Supportive Oncodermatology: What the **** is that?
Featuring Adam Friedman, MD
Dr. Adam Friedman gave a lively introduction to oncodermatology this morning. As cancer mortality has gone down, survivors of cancer with perpetual skin issues has gone up. A 2008 statistic reveals that among adverse events from phase 1 and 2 trials, 8% of these are dermatologic complaints. Of interest, many of the chemotherapeutic and biologic targets that are overexpressed in cancer are also overexpressed in skin and nails. When quality of life in oncology patients has been studied, 67% of patients felt their dermatologic toxicities were worse than expected while 84% of these same patients were not referred to a dermatologist.
Dr. Friedman mentioned the cost of these side effects can be astronomical, though could be reduced if these patients were more proactively managed.
As cancer mortality has gone down, survivors of cancer with perpetual skin issues has gone up.
Next, Dr. Friedman discussed hand foot skin reactions (HFSR) which presents with hyperkeratotic painful plaques on hands and feet. This has been found commonly in patients who are undergoing treatment with multikinase inhibitors for colorectal cancers. Timing is typically 5 weeks into treatment and can be dose dependent. It is more common among female patients, patients with liver metastases and when 2 or more organs are involved with cancer. Treatment can include protection with padding or barriers, moisturizing, pain control, urea creams, topical steroids and anti-neuroleptics. While not ideal, dose reduction or a short vacation from the medication may be needed.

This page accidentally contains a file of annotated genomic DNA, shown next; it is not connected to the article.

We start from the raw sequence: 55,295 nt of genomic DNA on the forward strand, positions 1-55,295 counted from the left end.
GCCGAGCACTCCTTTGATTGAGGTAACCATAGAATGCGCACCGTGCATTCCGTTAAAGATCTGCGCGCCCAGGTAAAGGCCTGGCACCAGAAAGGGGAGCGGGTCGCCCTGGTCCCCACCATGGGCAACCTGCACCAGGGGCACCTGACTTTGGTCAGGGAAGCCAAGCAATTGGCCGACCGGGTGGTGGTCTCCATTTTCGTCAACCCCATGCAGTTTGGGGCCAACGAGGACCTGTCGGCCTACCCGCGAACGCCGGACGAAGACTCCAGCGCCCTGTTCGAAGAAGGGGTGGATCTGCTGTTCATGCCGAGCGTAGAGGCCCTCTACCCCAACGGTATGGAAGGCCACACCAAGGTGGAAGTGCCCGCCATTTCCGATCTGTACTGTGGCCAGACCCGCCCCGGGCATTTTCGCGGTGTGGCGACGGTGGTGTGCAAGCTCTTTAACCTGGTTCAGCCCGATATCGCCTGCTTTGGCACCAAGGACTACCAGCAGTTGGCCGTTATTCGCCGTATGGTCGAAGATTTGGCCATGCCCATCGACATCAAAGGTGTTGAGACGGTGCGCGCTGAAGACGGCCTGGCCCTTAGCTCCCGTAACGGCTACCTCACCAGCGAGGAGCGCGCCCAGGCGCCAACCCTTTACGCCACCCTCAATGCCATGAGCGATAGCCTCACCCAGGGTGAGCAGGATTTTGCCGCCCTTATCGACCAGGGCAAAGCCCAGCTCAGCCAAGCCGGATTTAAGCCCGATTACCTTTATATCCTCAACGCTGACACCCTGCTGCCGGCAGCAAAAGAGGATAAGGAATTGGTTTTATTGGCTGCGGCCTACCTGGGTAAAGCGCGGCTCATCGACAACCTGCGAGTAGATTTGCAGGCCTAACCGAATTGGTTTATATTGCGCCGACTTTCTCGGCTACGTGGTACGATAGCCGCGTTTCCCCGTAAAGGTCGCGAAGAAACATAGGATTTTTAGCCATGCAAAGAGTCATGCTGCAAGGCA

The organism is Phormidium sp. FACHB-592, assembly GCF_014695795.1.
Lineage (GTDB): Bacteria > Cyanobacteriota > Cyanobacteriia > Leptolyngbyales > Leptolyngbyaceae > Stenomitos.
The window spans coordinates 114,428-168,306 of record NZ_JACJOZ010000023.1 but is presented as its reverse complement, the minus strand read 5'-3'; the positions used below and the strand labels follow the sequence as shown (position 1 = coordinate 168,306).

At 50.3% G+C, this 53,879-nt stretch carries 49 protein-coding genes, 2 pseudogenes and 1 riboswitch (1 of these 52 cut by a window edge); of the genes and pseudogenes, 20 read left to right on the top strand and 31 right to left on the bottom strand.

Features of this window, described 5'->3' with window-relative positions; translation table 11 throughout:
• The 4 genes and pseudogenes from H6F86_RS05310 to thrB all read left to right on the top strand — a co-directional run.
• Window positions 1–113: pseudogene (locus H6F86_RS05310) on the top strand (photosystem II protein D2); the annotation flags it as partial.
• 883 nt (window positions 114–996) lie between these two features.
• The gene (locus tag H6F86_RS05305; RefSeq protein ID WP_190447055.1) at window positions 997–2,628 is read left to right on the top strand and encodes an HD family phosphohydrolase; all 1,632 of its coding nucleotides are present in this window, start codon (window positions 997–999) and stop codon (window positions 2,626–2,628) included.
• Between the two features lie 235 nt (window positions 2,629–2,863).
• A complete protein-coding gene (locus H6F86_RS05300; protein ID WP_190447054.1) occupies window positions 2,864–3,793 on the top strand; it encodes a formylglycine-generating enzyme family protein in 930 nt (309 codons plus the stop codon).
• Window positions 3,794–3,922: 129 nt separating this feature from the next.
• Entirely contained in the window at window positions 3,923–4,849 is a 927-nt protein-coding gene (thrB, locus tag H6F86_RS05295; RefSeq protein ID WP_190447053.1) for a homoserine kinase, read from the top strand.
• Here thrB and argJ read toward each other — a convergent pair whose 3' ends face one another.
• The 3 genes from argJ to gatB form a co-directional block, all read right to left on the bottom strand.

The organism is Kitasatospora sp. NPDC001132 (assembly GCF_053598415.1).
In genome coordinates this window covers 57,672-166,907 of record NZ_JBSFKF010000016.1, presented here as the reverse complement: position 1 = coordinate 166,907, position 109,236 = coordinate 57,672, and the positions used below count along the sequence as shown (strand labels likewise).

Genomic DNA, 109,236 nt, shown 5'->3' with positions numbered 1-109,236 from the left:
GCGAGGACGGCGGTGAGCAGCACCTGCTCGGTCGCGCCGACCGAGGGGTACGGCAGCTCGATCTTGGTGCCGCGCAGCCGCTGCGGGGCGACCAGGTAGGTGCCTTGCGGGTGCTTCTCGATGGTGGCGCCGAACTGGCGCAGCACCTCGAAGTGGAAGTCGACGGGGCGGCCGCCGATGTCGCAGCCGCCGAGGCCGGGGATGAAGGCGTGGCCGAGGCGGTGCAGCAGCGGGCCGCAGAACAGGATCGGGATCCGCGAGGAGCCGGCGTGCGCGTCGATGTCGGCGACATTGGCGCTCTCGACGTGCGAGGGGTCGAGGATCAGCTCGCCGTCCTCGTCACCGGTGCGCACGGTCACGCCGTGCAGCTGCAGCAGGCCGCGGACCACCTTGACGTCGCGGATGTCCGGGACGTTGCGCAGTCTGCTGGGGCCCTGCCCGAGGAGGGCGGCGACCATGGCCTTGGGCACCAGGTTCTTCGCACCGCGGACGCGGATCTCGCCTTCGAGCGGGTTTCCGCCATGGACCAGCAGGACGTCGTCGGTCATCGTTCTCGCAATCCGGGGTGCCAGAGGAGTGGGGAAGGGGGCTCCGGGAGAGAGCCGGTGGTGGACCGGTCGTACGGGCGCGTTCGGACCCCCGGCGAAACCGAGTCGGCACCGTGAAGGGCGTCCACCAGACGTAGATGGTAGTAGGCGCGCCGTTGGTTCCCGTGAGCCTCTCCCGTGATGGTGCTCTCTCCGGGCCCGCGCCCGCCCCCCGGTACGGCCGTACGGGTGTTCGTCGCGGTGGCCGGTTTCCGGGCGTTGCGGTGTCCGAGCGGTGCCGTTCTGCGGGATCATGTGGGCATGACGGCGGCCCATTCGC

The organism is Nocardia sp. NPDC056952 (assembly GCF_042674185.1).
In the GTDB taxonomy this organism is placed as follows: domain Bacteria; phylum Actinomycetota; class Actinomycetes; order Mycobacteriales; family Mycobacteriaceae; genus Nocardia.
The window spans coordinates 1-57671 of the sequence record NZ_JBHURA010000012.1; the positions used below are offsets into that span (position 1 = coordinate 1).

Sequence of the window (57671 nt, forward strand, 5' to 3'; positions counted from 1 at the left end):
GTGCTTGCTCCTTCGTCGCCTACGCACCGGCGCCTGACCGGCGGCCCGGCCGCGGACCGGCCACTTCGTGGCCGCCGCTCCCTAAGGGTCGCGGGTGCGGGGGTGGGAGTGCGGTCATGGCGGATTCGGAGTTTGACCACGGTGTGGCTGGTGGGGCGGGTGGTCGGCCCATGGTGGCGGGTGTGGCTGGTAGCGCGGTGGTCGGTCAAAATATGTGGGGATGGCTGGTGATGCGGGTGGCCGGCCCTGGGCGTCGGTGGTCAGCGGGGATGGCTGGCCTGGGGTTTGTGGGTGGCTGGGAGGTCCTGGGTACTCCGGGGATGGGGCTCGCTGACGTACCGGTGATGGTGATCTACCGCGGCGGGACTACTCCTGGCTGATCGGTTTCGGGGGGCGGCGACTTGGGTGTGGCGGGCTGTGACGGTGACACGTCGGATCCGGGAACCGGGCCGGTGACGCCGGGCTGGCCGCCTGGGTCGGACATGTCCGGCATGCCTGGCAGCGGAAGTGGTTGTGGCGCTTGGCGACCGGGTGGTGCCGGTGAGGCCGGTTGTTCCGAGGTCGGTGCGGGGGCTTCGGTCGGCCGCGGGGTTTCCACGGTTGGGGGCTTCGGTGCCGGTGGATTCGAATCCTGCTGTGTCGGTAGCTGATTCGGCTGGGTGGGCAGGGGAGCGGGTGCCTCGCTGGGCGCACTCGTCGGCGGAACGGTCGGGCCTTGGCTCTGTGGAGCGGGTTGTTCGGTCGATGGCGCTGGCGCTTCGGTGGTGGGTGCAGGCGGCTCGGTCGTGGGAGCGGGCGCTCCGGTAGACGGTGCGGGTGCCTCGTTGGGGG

Dr. Friedman went on to discuss treatment with taxanes and its effect on hair and nails. Up to 44% of patients treated with taxanes will present with onycholysis. Some of these patents may present with a condition known as TAXANE induced PATEO or periarticular thenar erythema with onycholysis. Treatment of patients with onycholysis includes monitoring for infection, antibiotic therapy, diluted vinegar soaks, moisturizers, keeping the nails trimmed short and hand protection with gloves. While some patients improve after their treatment with the taxane is discontinued, 27% of patients will have persistent onycholysis. In addition to onycholysis, hair loss is common among taxane treated patients. Dr. Friedman conveyed that many female patients will have a great deal of cosmetic concern with eyebrow loss as it is an obvious “sign of cancer”.
Up to 44% of patients treated with taxanes will present with onycholysis.
Dr. Friedman also presented information regarding the presentation of cutaneous metastases.
He recommends biopsying anything that may be in close proximity to a primary tumor. These may be smooth or shiny dome shaped papules on presentation and usually biopsied easily with a punch biopsy. Unfortunately, survival rates of patients who present with cutaneous metastatic disease is typically less than one year. Additional topics that were presented by Dr. Friedman include papulopustular eruptions, EGFR inhibitors, skin cancer presentations in cancer patients, chemotherapy induced hair loss and BRAF inhibitors.